In 2009 things were looking up. There were still struggles (a’plenty) to be negotiated, but thankfully I’d learned a thing or two or four hundred in 2007 and 2008 and was ready to face difficulty head on. Plus I had a beautiful little bun in my oven!  Who could doubt that things were looking up?! Yahoo!

Well. . . at the end of 2009, there I sat, in a hospital room, with a dying child and bottle of Martinellis (that I had no way of opening). 2009 left without a shred of crowning glory, and 2010 was deemed nothing more than the year my son would get better. I couldn’t see beyond that. Didn’t want to. Didn’t need to. All I needed was for that boy to be well.

So, 2010.

This post is meant to be dedicated to you, so what do you have to say for yourself?

After Gavin died, I had ZERO expectations, so you didn’t have much to live up to. If all you’d done was float me like your baby brothers 2007 and 2008 did, that would have been enough. No one had the right to expect a single thing out of me. If I’d of holed up in my bedroom, with a pillow over my face the entire year, I’d have been pittied, sure, but blamed for it? Not a chance.

Well, here it is. Humbly, and from my heart.

2010 was the year I found my ROAR.

I learned how to laugh, how to cry, how to hurt, how to love, how to believe, how to trust, how to simplify, how to let go . . . how to change.

I learned:

Every.single.morning, the sun will rise.
Circumstance has no power except the power we give it.
Many of life’s largest “problems” are born of thoughts and feelings and have zero basis in reality.
There is always SOMEONE to reach out to.
God can’t sail a ship that hasn’t left the harbor.
I am responsible for my life. No matter what.
I may not be able to choose my circumstances, but I can always choose my reaction to them.
The Savior is not only my Redeember, but my dearest friend.
There is a reason we are commanded to cleave unto one another as husband and wife.
A happy marriage takes real effort. And it’s worth it. 1000%. I love you Richie!
My children deserve all of me, and not what happens to be left over after everything else.
The world will go on spinning without me!!!! Fancy that!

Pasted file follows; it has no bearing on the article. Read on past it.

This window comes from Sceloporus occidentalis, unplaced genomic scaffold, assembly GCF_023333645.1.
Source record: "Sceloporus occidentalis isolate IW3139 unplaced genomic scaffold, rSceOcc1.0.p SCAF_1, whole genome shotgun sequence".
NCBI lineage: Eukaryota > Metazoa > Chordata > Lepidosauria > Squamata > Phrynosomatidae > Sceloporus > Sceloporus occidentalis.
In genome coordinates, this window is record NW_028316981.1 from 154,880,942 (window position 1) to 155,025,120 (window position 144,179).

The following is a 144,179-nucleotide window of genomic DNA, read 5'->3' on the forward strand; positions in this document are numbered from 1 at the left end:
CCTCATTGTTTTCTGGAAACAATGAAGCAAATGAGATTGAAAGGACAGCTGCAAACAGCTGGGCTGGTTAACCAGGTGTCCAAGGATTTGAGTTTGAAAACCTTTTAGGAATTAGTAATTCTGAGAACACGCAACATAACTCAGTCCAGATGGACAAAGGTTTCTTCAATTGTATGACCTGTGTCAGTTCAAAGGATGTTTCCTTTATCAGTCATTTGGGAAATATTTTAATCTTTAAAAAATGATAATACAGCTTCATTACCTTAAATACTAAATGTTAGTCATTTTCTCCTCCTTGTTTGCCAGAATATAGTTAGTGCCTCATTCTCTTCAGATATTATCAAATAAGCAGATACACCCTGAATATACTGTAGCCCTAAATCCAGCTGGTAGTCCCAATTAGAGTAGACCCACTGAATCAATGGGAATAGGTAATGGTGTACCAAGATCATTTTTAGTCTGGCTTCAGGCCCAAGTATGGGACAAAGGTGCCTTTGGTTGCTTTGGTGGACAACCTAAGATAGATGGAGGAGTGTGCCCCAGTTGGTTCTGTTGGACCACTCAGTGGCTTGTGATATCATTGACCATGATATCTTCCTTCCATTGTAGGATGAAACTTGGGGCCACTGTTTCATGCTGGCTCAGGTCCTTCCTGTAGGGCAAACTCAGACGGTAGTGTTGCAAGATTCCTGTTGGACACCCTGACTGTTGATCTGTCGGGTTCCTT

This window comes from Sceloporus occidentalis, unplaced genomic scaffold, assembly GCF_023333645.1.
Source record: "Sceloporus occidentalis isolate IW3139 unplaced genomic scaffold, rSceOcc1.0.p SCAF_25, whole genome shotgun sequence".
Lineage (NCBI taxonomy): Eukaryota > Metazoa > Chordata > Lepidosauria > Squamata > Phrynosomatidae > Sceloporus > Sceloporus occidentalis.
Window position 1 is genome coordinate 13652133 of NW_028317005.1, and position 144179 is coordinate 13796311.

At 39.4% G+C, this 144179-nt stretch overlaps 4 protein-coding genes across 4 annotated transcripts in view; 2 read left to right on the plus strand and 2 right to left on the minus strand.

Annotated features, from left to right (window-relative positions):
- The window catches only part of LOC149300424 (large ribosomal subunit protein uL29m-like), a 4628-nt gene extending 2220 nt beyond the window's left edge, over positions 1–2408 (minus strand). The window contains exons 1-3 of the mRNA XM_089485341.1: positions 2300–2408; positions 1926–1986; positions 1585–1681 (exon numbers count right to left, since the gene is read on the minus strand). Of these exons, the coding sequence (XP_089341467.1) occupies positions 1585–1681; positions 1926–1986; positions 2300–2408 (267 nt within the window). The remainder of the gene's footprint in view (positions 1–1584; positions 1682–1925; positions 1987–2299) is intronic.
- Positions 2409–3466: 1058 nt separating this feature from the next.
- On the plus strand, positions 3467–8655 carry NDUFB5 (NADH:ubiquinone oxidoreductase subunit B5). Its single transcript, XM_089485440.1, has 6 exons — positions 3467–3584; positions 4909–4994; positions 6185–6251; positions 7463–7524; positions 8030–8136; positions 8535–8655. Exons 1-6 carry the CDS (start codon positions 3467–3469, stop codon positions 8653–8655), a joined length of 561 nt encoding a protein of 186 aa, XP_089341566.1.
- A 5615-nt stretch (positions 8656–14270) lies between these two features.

It’s OK to have lofty dreams and ambitions!!!
ANYTHING is possible!
My brother is always closer than I think. I can often feel him in stillness.
Stillness is an essential part of my search for happiness.
Physical and spiritual health are my lifelines to success. If I want to be balanced and successful in ANY other areas of my life, these have GOT to come first.
I have to stay hydrated/I have got to avoid sugar/I need to be well rested/I have to make time for serious exercise at least 5 times a week.
I can’t do everything at the same time: at least not by myself.
It’s OK to ask for help.
Letting go is a wonderful gift.

All in all . . . I learned to BREATHE.

I could write 82 blog posts outlining everything I learned this year, and I could type until my fingers turned blue only to BEGIN to tell you everything I’m grateful for!

Because guess what? And I can say this with ZERO hesitation:

2010 was the best year of my life!

How on Earth can that be?! EVERYTHING was stacked up against me. It’s important remember that not all my living is done within the confines of this here blog. This was a BIG year, Gavin being the biggest part of it, yes, but oh boy was it a big FAT year in just about EVERY other way as well.

and yet. . .

and yet.

and yet.

Gets you thinking doesn’t it?!

Despite it all, oh what a healthy dose of faith and some determination can do!

“With men this is impossible; but with God all things are possible.” Matthew 19:26

Heavenly Father has given US, my family and I, a complete and total miracle in 2010. For that I say, “Thank you. . . THANK YOU. . . THANK YOU!” For lessons learned, tears shed, faith exercised and roar found.

Watch out 2011, here WE come!